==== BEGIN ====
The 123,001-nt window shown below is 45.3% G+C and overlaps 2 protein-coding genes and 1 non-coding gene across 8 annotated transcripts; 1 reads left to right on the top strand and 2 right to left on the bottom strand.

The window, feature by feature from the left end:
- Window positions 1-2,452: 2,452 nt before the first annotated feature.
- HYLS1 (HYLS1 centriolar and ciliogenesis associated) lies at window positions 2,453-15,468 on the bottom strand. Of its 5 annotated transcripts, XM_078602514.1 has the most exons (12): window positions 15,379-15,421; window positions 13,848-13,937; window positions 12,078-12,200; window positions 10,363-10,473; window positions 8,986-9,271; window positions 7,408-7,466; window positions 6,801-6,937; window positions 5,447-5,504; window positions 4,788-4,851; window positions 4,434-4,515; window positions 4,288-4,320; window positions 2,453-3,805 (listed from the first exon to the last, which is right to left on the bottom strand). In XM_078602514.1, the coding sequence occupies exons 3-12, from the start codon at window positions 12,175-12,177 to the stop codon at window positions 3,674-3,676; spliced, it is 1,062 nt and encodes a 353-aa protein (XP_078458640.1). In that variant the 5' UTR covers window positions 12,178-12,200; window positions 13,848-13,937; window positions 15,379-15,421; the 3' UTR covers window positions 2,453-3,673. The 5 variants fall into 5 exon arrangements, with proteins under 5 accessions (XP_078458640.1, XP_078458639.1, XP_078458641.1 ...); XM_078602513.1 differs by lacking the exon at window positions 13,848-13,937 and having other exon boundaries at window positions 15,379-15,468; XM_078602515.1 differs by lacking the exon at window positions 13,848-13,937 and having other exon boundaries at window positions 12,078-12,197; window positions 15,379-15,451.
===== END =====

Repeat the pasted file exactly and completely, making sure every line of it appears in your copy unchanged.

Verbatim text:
The 123,001-nt window shown below is 45.3% G+C and overlaps 2 protein-coding genes and 1 non-coding gene across 8 annotated transcripts; 1 reads left to right on the top strand and 2 right to left on the bottom strand.

The window, feature by feature from the left end:
- Window positions 1-2,452: 2,452 nt before the first annotated feature.
- HYLS1 (HYLS1 centriolar and ciliogenesis associated) lies at window positions 2,453-15,468 on the bottom strand. Of its 5 annotated transcripts, XM_078602514.1 has the most exons (12): window positions 15,379-15,421; window positions 13,848-13,937; window positions 12,078-12,200; window positions 10,363-10,473; window positions 8,986-9,271; window positions 7,408-7,466; window positions 6,801-6,937; window positions 5,447-5,504; window positions 4,788-4,851; window positions 4,434-4,515; window positions 4,288-4,320; window positions 2,453-3,805 (listed from the first exon to the last, which is right to left on the bottom strand). In XM_078602514.1, the coding sequence occupies exons 3-12, from the start codon at window positions 12,175-12,177 to the stop codon at window positions 3,674-3,676; spliced, it is 1,062 nt and encodes a 353-aa protein (XP_078458640.1). In that variant the 5' UTR covers window positions 12,178-12,200; window positions 13,848-13,937; window positions 15,379-15,421; the 3' UTR covers window positions 2,453-3,673. The 5 variants fall into 5 exon arrangements, with proteins under 5 accessions (XP_078458640.1, XP_078458639.1, XP_078458641.1 ...); XM_078602513.1 differs by lacking the exon at window positions 13,848-13,937 and having other exon boundaries at window positions 15,379-15,468; XM_078602515.1 differs by lacking the exon at window positions 13,848-13,937 and having other exon boundaries at window positions 12,078-12,197; window positions 15,379-15,451.